Existential Therapy - a very brief introduction

The existential approach to therapy asks what it means to be alive and to struggle

Go to the profile of Ondine Smulders
Apr 04, 2017
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The existential approach to psychotherapy is philosophically-based. Its focus is our life. It asks what it means to be alive and struggle. Its main goal is to help us find meaning in our suffering.

In practice, it will be a bit as if we are having a conversation, but one that is just about you. I provide a safe and confidential therapy setting where you will be able to take a dep breath and pause, be heard and hear yourself.

No subject is off-limits. We can talk about whatever is important to you and look at how you relate to yourself, other people and the world. I will not ask you to discuss anything that you do not want to discuss nor will I tell you what to do.

In my role as an existential analyst I will seek to:

  • emphasise a description of your experiences and a reflection upon them rather than an interpretation or a 'why'
  • sit with you without judgment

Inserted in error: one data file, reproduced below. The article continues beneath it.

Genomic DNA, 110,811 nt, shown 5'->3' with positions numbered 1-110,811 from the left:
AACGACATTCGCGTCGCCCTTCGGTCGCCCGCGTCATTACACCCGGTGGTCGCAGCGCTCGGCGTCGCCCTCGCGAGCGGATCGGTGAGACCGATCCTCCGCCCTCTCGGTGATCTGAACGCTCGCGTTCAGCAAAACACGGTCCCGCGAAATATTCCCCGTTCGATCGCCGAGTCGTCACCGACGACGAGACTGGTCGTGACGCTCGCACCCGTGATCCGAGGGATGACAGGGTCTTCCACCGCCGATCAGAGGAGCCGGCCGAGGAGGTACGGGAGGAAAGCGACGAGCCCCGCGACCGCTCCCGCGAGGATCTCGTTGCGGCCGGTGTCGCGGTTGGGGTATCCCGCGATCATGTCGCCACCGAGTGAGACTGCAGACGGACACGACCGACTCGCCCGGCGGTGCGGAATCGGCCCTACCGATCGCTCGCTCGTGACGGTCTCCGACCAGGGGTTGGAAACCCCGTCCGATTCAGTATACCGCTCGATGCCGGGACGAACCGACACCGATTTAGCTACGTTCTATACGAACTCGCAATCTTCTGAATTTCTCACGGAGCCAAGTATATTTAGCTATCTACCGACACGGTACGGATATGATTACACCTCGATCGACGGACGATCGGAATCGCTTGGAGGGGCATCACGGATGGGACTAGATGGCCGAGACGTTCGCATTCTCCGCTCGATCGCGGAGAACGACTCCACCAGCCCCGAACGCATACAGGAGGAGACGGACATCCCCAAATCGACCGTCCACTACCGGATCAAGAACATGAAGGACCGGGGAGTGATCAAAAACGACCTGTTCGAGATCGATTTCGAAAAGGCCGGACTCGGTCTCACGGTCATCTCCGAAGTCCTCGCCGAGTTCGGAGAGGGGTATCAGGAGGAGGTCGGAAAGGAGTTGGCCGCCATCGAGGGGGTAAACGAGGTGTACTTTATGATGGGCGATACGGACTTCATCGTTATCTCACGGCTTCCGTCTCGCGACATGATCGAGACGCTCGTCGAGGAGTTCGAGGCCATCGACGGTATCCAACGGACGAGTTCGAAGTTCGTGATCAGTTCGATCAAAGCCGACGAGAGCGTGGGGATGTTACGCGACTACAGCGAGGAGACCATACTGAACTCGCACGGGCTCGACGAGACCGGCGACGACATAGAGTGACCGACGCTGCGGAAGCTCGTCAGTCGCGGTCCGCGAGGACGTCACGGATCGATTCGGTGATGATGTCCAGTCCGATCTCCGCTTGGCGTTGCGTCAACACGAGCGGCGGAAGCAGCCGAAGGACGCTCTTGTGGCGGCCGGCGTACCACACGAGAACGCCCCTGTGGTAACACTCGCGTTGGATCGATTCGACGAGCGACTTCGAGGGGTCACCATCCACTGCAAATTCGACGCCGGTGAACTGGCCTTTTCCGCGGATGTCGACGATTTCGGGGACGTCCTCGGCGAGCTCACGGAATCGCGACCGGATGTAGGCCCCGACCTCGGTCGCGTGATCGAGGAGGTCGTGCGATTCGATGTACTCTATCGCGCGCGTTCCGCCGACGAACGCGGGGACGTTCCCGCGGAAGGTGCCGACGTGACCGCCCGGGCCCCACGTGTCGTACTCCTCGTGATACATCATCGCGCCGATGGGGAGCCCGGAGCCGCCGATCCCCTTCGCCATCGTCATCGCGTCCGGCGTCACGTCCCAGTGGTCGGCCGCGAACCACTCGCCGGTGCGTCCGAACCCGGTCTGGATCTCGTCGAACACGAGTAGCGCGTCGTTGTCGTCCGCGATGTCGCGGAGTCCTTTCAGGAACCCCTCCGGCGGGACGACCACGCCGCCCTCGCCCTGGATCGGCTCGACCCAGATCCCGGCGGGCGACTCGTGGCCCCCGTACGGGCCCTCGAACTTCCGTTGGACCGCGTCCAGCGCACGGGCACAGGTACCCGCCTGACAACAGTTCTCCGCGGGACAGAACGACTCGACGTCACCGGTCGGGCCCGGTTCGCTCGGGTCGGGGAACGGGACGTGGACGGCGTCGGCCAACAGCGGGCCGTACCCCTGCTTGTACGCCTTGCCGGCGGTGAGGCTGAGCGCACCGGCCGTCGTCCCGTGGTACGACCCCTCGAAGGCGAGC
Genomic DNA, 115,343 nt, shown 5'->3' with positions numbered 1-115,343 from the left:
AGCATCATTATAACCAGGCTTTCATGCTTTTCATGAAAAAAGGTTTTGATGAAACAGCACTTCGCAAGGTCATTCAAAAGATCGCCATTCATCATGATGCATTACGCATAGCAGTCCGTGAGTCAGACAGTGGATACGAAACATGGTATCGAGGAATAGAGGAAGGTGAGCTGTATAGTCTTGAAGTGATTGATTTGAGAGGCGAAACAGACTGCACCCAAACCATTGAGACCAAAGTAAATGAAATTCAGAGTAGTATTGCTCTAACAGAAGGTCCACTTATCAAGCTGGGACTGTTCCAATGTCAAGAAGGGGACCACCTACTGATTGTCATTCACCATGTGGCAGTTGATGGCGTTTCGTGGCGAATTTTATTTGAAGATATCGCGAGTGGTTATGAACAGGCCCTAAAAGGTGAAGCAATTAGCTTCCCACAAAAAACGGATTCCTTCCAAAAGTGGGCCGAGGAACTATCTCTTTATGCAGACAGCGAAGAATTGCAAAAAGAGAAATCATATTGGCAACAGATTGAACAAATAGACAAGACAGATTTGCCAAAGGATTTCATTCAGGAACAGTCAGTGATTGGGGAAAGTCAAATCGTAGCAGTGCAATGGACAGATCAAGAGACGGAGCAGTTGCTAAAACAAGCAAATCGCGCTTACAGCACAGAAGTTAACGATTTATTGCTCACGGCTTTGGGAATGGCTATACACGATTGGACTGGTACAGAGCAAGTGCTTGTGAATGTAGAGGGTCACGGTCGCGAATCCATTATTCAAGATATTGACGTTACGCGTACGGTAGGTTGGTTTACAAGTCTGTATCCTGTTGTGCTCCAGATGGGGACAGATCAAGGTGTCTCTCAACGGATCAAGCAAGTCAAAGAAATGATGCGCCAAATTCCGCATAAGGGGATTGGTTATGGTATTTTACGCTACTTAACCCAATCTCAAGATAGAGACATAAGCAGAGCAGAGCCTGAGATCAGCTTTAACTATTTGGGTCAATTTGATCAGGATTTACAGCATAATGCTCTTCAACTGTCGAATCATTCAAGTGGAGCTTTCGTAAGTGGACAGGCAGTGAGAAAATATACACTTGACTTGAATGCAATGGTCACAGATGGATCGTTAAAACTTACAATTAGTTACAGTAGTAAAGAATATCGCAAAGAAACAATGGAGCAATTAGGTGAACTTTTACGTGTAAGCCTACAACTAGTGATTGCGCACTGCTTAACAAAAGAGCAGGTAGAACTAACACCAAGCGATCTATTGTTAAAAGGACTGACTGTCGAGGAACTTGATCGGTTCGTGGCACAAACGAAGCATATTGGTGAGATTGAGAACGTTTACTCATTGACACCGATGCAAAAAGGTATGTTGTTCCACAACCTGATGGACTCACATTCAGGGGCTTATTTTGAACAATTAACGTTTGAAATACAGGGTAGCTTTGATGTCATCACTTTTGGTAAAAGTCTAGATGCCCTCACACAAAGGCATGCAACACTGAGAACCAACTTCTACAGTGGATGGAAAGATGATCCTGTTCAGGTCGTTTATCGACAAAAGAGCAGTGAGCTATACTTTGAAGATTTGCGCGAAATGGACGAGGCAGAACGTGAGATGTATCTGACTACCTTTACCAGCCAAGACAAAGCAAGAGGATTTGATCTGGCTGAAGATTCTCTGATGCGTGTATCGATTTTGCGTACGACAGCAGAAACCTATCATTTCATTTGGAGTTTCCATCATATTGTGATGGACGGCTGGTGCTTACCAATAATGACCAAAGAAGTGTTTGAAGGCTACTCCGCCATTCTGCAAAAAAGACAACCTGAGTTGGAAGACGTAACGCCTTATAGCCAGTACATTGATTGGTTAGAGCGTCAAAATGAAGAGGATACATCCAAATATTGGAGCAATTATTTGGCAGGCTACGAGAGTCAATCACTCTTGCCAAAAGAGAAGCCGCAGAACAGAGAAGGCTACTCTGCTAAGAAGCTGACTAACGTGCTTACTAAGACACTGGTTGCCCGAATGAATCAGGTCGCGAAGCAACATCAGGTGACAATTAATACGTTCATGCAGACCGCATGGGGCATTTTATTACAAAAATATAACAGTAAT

• use our therapist-client relationship to understand how you relate to yourself, to others and to the world
  • help you reveal that what may be concealed
  • look at what is there rather than what we would like to be there
  • stay open to any possibility
  • avoid set agendas or planned outcomes
  • make use of philosophical concepts to frame my work

With the help of an existential analyst, you may gain some insight into your existence and a different perspective on yourself. This may enable you to explore new options and make different choices. It may also help you to cope better with life’s challenges, both today and in the future.

Go to the profile of Ondine Smulders

Ondine Smulders

Experienced Existential Psychotherapist. I am here for when life becomes overwhelming. Whatever you face, relationships issues, stress at work, low mood, long term illness, a sense of isolation or bereavement, I can offer you a place to pause, be heard and hear yourself. I will support you as you try to make sense of your experiences and create different possibilities for yourself. Following my own spell in therapy and my work as a volunteer at the Samaritans, I retrained as an Existential Psychotherapist. I have a PgDip and ADEP and am accredited with the UKCP. I have worked across a variety of mental health services including the NHS, Mind and the domestic violence charity, the Woman’s Trust. I currently work in private practice in EC1 and W1, and am an associate at Therapy Harley Street. I also work as a counsellor at Breast Cancer Haven. Before retraining, I spent more than a decade in Investment Banking and 13 years in a think-tank where I personally experienced the stressful nature of highly competitive work environments. My on-going role as a member of the supervisory board at an energy-services company allows me to maintain my business interest and involvement.

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